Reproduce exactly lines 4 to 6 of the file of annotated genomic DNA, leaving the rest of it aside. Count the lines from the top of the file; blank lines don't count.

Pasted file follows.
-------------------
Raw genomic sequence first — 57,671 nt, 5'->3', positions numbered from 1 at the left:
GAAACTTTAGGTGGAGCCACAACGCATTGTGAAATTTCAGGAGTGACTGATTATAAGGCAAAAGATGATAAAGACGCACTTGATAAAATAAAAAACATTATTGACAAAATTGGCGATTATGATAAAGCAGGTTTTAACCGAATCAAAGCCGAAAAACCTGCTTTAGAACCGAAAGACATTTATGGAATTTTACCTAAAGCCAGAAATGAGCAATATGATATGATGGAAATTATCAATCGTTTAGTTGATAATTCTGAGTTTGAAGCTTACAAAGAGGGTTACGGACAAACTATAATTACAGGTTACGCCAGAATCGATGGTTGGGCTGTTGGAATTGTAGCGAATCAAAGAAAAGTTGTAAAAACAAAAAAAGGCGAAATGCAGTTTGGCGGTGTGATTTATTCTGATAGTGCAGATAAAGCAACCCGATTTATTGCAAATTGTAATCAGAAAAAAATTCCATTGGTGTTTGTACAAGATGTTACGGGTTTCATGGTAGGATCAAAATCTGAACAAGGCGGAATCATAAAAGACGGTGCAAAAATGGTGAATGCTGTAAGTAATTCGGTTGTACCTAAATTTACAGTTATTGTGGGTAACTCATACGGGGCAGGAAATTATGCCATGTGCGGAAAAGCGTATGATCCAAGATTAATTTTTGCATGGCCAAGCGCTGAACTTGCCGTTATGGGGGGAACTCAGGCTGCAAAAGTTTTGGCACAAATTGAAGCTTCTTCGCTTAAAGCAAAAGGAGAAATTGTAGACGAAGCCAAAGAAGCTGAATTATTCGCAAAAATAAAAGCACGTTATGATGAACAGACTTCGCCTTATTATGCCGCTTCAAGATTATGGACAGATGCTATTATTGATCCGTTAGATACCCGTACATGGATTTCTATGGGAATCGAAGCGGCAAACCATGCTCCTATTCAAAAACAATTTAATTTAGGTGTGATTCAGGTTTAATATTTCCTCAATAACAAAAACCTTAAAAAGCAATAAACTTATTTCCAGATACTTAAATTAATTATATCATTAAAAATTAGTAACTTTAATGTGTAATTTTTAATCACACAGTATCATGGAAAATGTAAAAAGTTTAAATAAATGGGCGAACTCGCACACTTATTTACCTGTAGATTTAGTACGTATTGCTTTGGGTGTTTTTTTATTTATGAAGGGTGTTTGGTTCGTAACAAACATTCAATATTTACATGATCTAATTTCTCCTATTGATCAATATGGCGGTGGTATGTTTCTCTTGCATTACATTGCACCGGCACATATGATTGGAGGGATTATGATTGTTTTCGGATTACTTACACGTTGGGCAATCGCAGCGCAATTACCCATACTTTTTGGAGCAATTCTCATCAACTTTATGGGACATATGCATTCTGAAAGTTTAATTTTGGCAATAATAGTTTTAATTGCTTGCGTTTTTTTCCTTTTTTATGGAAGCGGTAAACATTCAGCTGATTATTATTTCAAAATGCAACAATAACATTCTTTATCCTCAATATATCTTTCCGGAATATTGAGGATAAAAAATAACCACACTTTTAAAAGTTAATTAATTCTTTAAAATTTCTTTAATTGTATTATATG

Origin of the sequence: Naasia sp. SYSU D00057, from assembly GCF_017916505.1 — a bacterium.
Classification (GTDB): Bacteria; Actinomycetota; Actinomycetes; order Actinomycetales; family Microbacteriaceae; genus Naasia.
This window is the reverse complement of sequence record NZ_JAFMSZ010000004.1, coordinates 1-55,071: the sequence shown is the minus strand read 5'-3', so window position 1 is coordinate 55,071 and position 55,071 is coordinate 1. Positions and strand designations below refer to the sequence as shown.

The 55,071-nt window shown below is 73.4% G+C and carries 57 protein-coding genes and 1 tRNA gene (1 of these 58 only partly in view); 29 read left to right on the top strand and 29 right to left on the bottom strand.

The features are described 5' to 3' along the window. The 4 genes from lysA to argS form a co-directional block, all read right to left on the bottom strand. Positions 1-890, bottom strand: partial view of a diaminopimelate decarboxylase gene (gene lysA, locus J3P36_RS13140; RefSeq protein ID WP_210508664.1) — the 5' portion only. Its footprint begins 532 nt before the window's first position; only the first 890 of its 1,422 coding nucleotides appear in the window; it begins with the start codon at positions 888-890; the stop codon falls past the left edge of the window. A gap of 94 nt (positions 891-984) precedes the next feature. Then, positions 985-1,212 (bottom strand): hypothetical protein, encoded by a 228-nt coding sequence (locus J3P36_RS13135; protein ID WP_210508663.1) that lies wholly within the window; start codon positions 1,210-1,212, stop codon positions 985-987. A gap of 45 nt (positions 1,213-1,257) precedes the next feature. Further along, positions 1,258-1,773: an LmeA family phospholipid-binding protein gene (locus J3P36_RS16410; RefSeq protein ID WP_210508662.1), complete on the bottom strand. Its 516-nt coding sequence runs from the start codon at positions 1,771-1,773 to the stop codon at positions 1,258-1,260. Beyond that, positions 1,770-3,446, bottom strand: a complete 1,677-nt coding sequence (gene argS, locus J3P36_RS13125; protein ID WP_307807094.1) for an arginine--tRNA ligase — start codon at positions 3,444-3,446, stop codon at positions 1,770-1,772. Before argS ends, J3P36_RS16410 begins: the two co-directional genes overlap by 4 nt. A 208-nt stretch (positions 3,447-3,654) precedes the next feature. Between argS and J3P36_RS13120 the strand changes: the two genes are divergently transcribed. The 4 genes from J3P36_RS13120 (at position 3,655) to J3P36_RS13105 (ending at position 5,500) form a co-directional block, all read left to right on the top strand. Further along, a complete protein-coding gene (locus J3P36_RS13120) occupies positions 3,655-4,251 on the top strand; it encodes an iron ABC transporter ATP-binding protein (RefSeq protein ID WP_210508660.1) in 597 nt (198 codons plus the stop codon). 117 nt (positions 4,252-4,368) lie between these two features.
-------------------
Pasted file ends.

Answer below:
Classification (GTDB): Bacteria; Actinomycetota; Actinomycetes; order Actinomycetales; family Microbacteriaceae; genus Naasia.
This window is the reverse complement of sequence record NZ_JAFMSZ010000004.1, coordinates 1-55,071: the sequence shown is the minus strand read 5'-3', so window position 1 is coordinate 55,071 and position 55,071 is coordinate 1. Positions and strand designations below refer to the sequence as shown.

The 55,071-nt window shown below is 73.4% G+C and carries 57 protein-coding genes and 1 tRNA gene (1 of these 58 only partly in view); 29 read left to right on the top strand and 29 right to left on the bottom strand.